Thus, I believe stories, even ones created by non-Christians can have some good in them. These stories are some of the things that point to the existence of God in subtle ways, at times in ways unintended by the authors or artists or actors, because the truth simply is, and good stories rely on this.

Consider also that all people “suppress the truth” until God graciously opens their eyes to see the truth and see who God is (Romans 1:18).

It’s not that we don’t know the truth, we suppress it.

We choose to ignore it. We choose to turn away from it. But somewhere, perhaps beneath what we choose on a daily basis as non-Christians, there lies the truth. And guess what? Some of that truth shows up in stories, because it is in all of us.

I’m not talking about saving knowledge of Christ. That is the special revelation of God to those He saves. He makes Himself known in a real, relational, revolutionary way that changes our lives from completely dead in sin to completely alive in Christ.

We All Respond to Truth

In contrast, the kind of truth that shows up in stories made by non-Christians is the kind of truth that Emily mentioned: the nobility of sacrifice, the need for saving, etc. There’s just something about sacrifice that gets to us. There’s also something about salvation that gets to us.

On some level, we respond to these things. We cheer for these things.

Isn’t that powerful?

It points to the eternal power and divine nature of God, who made man in His image, to be saved by His Son.

It’s sad to me that so many people miss the real Sacrifice, the real Salvation offered to us in Jesus. If they could just zoom out and look at their own stories and see the truth they’ve written!

Let’s take Harry Potter, just briefly, as an example. The good guy, the hero, literally gives his life to save the rest of the people on his side. Forget everything else about the books and movies and just think about that part. Really just the idea behind it. Forget about the magic. Forget about the author. Forget about whatever other objections you may have to that series.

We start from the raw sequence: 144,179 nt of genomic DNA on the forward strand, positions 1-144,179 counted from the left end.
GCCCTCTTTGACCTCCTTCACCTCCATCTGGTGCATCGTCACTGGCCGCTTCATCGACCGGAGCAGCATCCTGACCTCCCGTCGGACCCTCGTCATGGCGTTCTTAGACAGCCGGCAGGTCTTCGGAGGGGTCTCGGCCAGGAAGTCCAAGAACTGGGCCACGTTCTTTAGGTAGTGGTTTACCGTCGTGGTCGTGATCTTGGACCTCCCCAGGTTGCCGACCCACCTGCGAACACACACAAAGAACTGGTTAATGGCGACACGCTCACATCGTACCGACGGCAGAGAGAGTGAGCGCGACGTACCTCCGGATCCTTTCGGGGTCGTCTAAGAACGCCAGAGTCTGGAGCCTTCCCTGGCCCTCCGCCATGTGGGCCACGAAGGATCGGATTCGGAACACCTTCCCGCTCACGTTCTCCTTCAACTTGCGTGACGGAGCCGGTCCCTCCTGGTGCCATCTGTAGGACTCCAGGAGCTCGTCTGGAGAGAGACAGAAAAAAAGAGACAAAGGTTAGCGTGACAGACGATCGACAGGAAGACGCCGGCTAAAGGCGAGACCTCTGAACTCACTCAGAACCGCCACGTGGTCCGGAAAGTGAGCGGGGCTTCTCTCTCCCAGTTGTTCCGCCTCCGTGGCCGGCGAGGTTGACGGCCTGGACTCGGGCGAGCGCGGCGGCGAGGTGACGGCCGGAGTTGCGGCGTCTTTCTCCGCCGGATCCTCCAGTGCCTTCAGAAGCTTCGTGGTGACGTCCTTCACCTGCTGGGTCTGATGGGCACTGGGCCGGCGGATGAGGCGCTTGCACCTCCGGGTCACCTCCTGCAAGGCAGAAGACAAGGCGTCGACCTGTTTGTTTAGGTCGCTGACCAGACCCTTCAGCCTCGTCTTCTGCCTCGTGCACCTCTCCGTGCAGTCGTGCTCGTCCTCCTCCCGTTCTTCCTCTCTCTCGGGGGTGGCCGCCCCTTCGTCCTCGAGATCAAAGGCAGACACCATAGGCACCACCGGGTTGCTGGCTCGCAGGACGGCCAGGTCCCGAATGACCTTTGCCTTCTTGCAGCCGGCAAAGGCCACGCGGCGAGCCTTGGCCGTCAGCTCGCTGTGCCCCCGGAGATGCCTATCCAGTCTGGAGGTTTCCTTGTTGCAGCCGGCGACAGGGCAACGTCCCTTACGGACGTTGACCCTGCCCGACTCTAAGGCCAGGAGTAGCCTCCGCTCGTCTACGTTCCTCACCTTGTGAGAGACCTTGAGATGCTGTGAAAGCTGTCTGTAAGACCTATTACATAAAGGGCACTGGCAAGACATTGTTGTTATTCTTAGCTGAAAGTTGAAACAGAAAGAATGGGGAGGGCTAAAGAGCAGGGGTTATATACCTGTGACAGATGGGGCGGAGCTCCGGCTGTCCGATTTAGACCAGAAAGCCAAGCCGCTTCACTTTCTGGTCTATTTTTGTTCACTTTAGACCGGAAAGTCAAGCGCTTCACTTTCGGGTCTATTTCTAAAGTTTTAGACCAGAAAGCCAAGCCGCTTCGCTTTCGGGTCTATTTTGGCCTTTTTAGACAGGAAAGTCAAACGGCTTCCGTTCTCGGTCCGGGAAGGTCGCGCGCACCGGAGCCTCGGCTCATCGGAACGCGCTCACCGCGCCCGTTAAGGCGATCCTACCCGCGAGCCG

The series celebrates the sacrifice of one good man for the lives of his followers. And then, strangely enough, the hero comes back to life. I’m not trying to say Harry Potter is a Christ figure. He’s no Aslan. In fact, he’s not meant to point to something greater. But the concept of a sacrifice of that level is powerful, even among non-Christians.

To me, that says a lot. In fact, it says a ton.

It says people know there is something great in that kind of sacrifice. It is the most heroic deed that can be done.

Good Fiction Backs Up the Truth

Truth is present in that story and the world loves it. Odd, don’t you think, considering the world tends to hate the truth?

And that is precisely the thing. The world, I think, knows the truth when it sees it in a story like that, and the really suppressed part of them that knows the truth responds to the truth with great emotion. Fiction can house the truth in such a way that even those who suppress it can see it. Authors, that is something to remember.

The problem is, then people of the world have so blinded themselves to where the truth comes from that they think it simply exists in the story in a little bubble and that’s all there is to it. They miss the real source of truth.

Emily’s words resonate here as well: Good fiction helps us to hone our tastes and our loves toward the truth.

Yes, it does.

Fiction will never save a lost soul, but it points, it nudges, it hones, it highlights. Fiction from non-Christians doesn’t point us to the truth, it just points out that there is truth. Christian fiction, on the other hand, can actually help point us to the truth. And for that reason, the world needs more of it.

Let me know in the comments, which stories, books or movies, really stuck with you? What truths can you see in those stories?

For more on this topic, see Rhia G. Adley’s post on finding truth in fiction or Sara Ella's post on summing up the Bible in a short story.